An explanation of our search results [Or, Google and 'Jew': Why is This Search Different from all Other Searches?]

If you use Google to search for “Judaism”, “Jewish” or “Jewish people”, the results are informative and relevant. So why is a search for “Jew” different? One reason is that the word “Jew” is often used in an anti-Semitic context. Jewish organizations are more likely to use the word “Jewish” when talking about members of their faith. The word has become somewhat charged linguistically as noted on websites devoted to Jewish topics such as these:


Someone searching for information on Jewish people would be more likely to enter terms like “Judaism,” Jewish people,” or “Jews” than the single word “Jew.” In fact, it’s likely that most of the people currently using Google to search for “Jew” are those who have heard about this issue and want to see the results for themselves. –An explanation of our search results [Or, Google and 'Jew': Why is This Search Different from all Other Searches?] (Google)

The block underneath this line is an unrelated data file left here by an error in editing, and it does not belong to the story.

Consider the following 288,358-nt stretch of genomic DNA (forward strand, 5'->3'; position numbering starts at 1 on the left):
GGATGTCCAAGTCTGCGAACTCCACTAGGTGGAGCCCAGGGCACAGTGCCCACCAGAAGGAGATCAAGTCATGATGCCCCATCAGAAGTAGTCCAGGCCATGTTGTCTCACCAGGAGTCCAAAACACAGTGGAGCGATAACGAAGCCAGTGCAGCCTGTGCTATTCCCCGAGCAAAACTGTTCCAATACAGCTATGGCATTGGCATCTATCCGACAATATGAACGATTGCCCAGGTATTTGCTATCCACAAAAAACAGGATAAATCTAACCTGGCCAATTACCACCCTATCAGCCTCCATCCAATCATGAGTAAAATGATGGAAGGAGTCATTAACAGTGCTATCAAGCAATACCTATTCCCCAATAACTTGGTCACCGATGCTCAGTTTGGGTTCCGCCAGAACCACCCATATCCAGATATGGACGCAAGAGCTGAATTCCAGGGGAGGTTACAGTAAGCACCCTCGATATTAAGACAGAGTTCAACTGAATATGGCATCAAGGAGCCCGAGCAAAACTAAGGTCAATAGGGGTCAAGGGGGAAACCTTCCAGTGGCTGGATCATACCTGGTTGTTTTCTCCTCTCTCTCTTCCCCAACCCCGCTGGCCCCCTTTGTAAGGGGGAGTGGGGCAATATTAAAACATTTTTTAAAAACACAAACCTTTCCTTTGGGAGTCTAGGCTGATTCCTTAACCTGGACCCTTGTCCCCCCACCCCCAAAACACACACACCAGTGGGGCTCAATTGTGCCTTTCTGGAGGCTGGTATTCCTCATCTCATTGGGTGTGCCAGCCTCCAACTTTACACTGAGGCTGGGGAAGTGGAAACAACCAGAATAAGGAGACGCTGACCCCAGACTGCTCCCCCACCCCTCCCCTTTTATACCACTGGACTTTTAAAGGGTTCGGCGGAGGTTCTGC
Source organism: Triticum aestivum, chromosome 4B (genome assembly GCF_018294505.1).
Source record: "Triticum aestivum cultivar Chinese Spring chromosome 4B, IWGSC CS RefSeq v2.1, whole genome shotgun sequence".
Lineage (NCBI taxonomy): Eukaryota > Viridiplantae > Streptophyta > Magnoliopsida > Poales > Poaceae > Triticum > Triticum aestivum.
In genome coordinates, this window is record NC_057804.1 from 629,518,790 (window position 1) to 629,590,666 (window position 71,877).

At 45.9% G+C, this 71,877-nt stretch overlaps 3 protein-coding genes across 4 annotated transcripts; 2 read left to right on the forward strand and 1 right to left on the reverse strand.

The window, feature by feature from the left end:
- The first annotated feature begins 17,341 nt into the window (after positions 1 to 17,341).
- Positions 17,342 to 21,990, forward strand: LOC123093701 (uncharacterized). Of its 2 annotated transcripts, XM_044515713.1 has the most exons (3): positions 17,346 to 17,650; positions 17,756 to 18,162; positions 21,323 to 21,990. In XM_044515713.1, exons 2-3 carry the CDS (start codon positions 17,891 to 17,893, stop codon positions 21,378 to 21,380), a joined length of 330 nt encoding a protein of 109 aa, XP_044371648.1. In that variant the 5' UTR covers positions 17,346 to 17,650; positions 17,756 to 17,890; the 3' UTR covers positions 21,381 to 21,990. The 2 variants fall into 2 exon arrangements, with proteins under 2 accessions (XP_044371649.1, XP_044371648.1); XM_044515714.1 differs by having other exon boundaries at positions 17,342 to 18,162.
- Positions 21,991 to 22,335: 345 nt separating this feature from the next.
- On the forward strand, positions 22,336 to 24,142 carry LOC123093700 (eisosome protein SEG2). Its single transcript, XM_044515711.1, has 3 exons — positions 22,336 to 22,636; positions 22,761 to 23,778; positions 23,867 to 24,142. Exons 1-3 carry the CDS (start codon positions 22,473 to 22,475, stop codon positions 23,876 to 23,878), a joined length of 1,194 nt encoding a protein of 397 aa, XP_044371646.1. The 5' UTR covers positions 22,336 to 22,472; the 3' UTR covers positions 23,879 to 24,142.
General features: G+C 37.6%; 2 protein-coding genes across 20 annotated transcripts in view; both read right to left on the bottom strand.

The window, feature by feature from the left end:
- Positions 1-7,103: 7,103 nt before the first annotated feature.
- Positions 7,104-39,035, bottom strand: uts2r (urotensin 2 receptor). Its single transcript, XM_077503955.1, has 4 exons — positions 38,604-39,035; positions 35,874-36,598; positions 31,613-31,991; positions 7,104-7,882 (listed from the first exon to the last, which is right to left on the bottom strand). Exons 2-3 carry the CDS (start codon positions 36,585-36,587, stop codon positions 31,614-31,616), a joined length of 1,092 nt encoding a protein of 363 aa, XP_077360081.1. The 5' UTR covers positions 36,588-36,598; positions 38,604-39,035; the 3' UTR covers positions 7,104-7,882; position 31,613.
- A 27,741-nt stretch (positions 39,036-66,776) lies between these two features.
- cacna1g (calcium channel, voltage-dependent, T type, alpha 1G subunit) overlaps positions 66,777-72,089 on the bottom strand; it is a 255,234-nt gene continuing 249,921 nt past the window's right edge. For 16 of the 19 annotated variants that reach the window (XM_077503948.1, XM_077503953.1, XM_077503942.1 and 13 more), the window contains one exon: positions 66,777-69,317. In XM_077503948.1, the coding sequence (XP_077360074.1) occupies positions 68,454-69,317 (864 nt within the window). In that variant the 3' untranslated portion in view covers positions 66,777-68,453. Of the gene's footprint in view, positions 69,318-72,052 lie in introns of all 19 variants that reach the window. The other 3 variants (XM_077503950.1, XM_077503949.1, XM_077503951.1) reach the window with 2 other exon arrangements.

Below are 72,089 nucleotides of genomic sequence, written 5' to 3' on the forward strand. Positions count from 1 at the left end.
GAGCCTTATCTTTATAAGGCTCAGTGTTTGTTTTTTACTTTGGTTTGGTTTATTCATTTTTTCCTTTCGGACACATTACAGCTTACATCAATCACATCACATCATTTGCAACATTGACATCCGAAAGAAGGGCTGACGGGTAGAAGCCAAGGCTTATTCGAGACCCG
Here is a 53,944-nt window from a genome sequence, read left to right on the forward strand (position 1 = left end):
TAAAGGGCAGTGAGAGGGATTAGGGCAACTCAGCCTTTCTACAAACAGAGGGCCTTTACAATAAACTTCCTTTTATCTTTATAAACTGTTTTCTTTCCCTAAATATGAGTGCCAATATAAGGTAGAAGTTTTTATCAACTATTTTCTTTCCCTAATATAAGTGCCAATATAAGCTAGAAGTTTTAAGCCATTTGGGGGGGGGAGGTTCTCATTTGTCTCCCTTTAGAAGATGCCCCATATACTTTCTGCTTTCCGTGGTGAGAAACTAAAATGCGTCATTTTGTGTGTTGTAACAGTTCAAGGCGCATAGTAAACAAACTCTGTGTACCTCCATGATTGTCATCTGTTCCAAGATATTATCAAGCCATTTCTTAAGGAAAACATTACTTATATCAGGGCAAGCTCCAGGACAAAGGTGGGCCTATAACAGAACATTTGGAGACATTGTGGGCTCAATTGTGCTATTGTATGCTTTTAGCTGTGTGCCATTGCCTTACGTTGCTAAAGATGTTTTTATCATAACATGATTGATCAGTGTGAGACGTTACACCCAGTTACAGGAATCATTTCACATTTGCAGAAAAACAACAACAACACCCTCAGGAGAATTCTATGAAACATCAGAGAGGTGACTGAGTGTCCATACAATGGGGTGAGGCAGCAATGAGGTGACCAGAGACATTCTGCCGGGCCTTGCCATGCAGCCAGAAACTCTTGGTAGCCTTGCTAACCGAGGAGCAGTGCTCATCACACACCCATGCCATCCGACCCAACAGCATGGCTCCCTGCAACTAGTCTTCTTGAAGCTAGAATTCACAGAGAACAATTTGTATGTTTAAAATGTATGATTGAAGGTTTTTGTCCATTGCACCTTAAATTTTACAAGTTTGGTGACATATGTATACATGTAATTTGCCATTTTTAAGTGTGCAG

Since Google determines page rank based on the number of links leading to and from pages, there’s an effort in the blogosphere to supply some more raw material for Google to use. So, here’s a link to Wikipedia’s article “Jew“.

Notice, by the way, how carefully worded this statement is. Google doesn’t come right out and say “The results for this search are not informative or relevant.” Instead, it characterizes the results of other searches as being excellent, then acknowledges that this one is “different”. (The subtitle I added in brackets is a reference to the line spoken by the youngest child in the household on Passover: “Why is this night different from all other nights?”)